Only two Britons make Wimbledon men`s singles draw
Only two British men have made the 128-strong draw for next week`s Wimbledon championships, the lowest number for the tournament.
London: Only two British men have made the 128-strong draw for next week`s Wimbledon championships, the lowest number for the tournament.
World number four Andy Murray is the only home player to gain entry via his ranking while fellow Scot Jamie Baker, ranked 259 in the world, has been awarded a wild card.
Britain`s number two Alex Bogdanovic was one of 10 home players who fell in the men`s qualifying event at Roehampton. Bogdanovic, ranked 161, was not offered a wild card by the All England Club after eight first-round defeats at Wimbledon.
Apart from Murray, and before him Tim Henman, British men have rarely survived more than a round at the grasscourt grand slam, but to have only two in the draw is further evidence of the lack of depth in British tennis.
"There are fewer British men in the main draw because fewer wild cards have been handed out," Leon Smith, head of men`s tennis at the LTA, said in a statement.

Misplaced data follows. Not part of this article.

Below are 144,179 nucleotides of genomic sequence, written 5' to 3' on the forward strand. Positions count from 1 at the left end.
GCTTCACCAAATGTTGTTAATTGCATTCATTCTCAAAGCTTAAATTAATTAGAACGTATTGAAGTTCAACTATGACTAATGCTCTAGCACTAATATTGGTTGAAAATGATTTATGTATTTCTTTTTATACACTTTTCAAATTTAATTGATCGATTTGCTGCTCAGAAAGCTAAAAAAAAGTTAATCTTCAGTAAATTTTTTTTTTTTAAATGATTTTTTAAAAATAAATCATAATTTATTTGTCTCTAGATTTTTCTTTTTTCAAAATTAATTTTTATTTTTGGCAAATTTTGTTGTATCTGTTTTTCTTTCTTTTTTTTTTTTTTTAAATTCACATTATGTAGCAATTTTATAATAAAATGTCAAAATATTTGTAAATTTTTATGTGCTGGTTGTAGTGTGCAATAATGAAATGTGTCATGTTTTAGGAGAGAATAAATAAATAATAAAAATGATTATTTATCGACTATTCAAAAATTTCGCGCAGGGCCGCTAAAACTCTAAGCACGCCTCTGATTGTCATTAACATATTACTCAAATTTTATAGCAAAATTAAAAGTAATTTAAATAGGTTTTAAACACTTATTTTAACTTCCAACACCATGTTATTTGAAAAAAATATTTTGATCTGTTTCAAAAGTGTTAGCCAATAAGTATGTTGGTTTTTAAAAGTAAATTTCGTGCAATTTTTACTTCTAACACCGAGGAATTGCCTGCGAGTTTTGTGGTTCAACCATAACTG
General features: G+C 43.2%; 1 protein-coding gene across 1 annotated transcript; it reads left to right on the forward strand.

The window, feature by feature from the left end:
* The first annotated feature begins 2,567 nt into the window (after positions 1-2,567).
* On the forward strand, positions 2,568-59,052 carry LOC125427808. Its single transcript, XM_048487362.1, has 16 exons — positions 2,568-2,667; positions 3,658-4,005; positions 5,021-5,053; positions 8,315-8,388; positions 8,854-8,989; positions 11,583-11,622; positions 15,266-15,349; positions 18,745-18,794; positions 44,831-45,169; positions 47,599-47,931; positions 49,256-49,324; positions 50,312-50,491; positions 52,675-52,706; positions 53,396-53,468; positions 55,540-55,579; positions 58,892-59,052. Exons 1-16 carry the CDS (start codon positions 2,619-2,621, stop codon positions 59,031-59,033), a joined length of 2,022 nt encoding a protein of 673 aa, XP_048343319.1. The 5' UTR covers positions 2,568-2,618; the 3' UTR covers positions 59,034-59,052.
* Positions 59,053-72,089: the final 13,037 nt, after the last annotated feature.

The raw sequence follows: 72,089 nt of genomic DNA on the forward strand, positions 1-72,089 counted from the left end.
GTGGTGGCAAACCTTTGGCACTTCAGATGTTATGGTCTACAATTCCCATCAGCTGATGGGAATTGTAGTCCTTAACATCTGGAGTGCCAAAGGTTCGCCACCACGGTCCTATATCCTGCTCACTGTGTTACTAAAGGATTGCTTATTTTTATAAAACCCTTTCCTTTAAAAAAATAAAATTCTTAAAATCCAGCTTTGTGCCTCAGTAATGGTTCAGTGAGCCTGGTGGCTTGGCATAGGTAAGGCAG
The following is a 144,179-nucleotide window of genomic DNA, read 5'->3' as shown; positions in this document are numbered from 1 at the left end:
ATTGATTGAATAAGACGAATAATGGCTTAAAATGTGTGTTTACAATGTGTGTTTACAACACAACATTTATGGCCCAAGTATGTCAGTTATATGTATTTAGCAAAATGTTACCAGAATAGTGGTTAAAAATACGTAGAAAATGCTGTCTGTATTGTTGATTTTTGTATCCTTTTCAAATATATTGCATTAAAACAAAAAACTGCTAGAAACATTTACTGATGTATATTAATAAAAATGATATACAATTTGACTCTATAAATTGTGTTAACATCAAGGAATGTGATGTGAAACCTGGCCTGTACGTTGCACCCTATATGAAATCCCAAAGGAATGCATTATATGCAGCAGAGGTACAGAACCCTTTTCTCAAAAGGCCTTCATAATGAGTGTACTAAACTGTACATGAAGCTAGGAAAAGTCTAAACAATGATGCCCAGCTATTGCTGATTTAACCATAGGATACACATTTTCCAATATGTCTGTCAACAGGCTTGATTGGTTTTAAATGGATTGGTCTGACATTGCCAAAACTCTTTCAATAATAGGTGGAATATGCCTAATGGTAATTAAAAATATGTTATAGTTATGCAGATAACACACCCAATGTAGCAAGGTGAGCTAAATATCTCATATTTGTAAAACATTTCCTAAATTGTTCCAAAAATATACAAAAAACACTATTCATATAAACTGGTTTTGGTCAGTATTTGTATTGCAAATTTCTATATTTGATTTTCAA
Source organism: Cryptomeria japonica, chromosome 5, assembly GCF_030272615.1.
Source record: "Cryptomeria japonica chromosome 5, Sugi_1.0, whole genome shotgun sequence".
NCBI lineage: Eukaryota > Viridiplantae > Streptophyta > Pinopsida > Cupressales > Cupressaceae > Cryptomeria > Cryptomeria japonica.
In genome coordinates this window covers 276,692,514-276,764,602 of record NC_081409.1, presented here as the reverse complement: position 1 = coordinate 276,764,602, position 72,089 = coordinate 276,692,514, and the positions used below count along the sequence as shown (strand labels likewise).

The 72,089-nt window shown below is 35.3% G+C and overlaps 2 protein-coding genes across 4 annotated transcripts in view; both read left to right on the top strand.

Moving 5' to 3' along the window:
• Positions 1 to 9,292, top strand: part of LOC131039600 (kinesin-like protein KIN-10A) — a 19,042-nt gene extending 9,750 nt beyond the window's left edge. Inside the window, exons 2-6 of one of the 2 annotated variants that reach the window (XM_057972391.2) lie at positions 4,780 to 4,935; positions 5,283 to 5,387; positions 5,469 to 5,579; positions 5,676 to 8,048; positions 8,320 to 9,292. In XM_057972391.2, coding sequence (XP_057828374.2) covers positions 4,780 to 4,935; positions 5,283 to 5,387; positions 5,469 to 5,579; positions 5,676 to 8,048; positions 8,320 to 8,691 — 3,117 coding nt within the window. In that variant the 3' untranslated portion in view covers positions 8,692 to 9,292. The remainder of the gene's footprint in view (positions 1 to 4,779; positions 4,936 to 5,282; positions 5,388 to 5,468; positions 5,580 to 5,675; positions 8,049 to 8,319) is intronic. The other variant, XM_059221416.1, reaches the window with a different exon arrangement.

"We accept that this is where we are in the men`s game, but what I saw in qualifying this week was British players fighting for every point, battling for a place in the Championships.”
"That`s what we need to concentrate on -- creating an environment where more British players aren`t just in the first round because of a wild card, but on merit."
The women`s side is far more encouraging although only British number one Elena Baltacha, who reached the quarter-finals in Eastbourne this week before losing to Samantha Stosur, and Anne Keothavong, qualify by virtue of rankings.
They are two of six British players in the women`s singles, including 18-year-old Heather Watson and 2008 junior champion Laura Watson.